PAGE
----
Popular crypto analyst Lark Davis is weighing in on the Cardano vs. Ethereum debate.
In a new overview of the high-profile crypto assets, Davis dives into the pros and cons of each smart contract platform.
Ethereum (ETH), the trader explains, is obviously the current frontrunner.
“Ethereum is maintained by the largest decentralized development community in the blockchain space. Way ahead in terms of developer – like miles ahead of the nearest chain, which is Bitcoin, and so far ahead of the other smart contract platforms as to be barely even a relevant metric due to Ethereum’s supremacy in this regard.
Upgrades on the Ethereum network have been reactive over time, though, instead of proactive. Basically Ethereum’s approach has been to fix things as they go wrong or need improving. There have not been any real significant upgrades made to the network in a few years. That being said, Ethereum is right now in the process of the biggest upgrade in its history, called ETH 2.0.”
Davis notes the upgrade will ditch Ethereum’s proof-of-work system and implement staking, as well as improve scalability and make it easier to build and use applications on the platform.
On the flip side, the analyst explains that Cardano (ADA) uses a newer and easier-to-work-with coding language designed to open up the blockchain world to more users and use cases. However, due to the gradual, multi-stage implementation of IOHK, the technology company behind the Cardano ecosystem, there is still not a fully functional smart contract environment on the Cardano blockchain.
“Everything being developed at IOHK is based on peer-reviewed, transparent, academic research. Now this is done to enable development using only evidence-based methods. Sounds pretty cool, right? However, this has resulted in a much slower-to-market strategy for Cardano, which is why four years later we still don’t have smart contracts, even though we’re getting very, very close.”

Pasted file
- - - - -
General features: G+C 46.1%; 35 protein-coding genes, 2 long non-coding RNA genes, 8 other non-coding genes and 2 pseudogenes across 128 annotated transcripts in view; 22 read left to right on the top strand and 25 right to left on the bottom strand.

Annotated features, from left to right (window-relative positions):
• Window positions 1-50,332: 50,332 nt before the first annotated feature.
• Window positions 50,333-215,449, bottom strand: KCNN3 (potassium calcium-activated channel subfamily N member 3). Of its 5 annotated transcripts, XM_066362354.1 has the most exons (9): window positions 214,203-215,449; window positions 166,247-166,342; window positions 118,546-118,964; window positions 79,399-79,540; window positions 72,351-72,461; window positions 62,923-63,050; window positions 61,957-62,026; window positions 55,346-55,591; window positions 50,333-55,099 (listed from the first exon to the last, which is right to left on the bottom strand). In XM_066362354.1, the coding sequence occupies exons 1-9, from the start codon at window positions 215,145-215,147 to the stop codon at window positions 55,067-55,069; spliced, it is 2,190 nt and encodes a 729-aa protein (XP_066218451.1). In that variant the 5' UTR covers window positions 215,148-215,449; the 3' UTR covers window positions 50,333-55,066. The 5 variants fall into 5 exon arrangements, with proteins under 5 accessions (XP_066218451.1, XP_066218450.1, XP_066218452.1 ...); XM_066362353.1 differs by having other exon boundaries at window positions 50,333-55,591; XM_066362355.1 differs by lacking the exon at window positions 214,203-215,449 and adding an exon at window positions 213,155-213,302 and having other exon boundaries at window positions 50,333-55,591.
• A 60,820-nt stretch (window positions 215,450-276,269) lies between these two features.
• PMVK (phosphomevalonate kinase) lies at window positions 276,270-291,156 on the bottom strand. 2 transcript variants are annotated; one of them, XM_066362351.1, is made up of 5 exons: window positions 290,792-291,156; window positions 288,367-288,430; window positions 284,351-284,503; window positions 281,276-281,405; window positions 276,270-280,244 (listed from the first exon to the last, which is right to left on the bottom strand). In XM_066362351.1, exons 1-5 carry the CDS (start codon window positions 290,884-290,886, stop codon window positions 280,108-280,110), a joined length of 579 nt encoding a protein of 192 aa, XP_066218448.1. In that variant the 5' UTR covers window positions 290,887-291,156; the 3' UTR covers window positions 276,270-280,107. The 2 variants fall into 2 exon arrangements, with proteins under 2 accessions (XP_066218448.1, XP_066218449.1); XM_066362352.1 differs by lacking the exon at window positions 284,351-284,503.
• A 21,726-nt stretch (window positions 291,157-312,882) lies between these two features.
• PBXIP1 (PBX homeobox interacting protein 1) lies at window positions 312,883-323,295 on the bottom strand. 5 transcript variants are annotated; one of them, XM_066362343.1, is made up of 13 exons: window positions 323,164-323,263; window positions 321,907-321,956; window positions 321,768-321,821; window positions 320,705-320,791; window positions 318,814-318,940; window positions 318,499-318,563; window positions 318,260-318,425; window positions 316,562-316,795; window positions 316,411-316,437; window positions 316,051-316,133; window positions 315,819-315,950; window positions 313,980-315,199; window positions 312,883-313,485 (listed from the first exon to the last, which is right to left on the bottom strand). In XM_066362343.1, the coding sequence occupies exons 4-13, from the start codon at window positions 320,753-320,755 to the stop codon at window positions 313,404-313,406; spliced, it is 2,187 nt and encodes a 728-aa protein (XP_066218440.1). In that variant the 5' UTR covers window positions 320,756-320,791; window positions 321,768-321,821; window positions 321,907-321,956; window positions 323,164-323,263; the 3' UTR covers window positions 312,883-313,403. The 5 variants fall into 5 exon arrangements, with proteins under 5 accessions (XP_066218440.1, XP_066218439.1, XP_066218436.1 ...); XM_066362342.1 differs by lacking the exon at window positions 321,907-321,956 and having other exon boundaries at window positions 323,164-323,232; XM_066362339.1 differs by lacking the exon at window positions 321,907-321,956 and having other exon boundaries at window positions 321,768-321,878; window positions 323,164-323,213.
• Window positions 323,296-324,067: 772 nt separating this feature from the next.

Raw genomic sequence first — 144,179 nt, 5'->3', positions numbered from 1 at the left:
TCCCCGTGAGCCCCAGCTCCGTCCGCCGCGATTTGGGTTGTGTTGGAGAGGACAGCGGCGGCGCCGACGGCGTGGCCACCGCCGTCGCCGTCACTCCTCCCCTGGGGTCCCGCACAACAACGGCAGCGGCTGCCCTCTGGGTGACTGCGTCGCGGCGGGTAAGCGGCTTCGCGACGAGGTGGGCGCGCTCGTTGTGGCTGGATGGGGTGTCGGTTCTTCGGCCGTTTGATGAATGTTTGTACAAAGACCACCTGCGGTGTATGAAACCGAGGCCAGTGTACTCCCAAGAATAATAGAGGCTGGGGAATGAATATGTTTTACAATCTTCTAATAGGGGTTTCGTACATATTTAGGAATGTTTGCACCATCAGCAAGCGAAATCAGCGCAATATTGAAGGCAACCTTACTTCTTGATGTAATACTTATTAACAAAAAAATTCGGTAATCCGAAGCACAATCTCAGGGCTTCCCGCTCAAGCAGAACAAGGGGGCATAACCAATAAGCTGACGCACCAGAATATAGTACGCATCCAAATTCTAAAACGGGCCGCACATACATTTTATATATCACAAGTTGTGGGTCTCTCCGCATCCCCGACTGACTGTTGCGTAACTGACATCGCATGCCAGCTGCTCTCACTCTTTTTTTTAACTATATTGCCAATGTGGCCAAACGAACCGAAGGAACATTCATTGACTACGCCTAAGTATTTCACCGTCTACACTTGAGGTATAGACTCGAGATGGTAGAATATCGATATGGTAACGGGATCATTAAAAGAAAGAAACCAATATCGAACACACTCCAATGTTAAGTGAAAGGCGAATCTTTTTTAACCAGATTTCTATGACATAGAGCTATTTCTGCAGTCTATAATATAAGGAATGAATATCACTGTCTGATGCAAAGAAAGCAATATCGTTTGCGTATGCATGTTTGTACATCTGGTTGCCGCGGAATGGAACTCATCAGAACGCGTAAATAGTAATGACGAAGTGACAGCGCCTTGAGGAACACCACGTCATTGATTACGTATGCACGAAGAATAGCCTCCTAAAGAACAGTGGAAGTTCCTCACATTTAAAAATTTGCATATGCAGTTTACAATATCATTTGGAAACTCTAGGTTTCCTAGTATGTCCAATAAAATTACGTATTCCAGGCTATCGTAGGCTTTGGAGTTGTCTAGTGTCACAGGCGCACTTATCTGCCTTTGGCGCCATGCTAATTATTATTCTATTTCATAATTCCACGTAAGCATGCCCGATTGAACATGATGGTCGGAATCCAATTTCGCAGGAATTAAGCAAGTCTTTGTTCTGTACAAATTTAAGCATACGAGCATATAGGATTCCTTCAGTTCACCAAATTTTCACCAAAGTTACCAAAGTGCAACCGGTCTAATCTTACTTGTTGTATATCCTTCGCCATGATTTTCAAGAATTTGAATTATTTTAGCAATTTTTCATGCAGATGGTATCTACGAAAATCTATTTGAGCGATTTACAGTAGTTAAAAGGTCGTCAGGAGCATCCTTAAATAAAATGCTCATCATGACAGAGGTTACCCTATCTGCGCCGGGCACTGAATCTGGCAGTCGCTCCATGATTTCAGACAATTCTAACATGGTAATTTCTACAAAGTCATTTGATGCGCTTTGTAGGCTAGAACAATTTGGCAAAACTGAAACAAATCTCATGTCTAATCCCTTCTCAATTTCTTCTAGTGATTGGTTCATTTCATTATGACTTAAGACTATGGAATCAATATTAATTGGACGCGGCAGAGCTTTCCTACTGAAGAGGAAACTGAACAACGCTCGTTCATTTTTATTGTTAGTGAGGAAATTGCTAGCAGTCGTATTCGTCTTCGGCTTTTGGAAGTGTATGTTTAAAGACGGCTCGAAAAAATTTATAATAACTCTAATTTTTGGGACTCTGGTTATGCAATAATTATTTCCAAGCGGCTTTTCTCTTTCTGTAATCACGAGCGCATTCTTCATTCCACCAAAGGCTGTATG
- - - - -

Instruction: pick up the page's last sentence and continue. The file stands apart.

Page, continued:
Comparing the two, Davis notes there are more decentralized applications on Ethereum than there are on every other blockchain combined. Cardano has no public applications available. He also says that Cardano has far fewer partnerships than Ethereum, though he notes that the blockchain platform does have a few quality partners, such as professional services network PriceWaterhouseCoopers (PwC).
In terms of operations, however, Davis, notes that Ethereum is slow and expensive.
“Cardano, by contrast, [is] dirt cheap, fast as hell, but you can’t really do anything with it right now except just stake it.”
His final verdict?
“I do subscribe personally to the one network, many chains theory, but if I have to make a call, gun to my head, it’s going to be Ethereum. Right now and for the foreseeable future, I think Ethereum is going to be the winner…
Right now Ethereum is so incredibly far ahead in terms of network effect and developers and wallets and applications and all of these things. And yes, things can change quickly, but things are changing quickly right now for Ethereum also, so keep that in mind.
Optimism, a major scaling solution for Ethereum, [is] only a few weeks away from deploying right now. And Ethereum 2.0? Really not that far away, maybe another year or so. Will Cardano really catch up and pass the insane network effect of Ethereum in a year’s time?”
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